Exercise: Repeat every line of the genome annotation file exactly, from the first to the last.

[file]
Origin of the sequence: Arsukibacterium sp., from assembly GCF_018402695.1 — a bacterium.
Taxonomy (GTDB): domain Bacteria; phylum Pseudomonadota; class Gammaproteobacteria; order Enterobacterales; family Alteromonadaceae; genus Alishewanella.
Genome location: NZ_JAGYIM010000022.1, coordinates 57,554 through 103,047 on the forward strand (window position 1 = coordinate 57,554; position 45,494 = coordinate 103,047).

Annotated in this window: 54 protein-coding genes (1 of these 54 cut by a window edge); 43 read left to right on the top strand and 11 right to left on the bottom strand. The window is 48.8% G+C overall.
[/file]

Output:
Origin of the sequence: Arsukibacterium sp., from assembly GCF_018402695.1 — a bacterium.
Taxonomy (GTDB): domain Bacteria; phylum Pseudomonadota; class Gammaproteobacteria; order Enterobacterales; family Alteromonadaceae; genus Alishewanella.
Genome location: NZ_JAGYIM010000022.1, coordinates 57,554 through 103,047 on the forward strand (window position 1 = coordinate 57,554; position 45,494 = coordinate 103,047).

Annotated in this window: 54 protein-coding genes (1 of these 54 cut by a window edge); 43 read left to right on the top strand and 11 right to left on the bottom strand. The window is 48.8% G+C overall.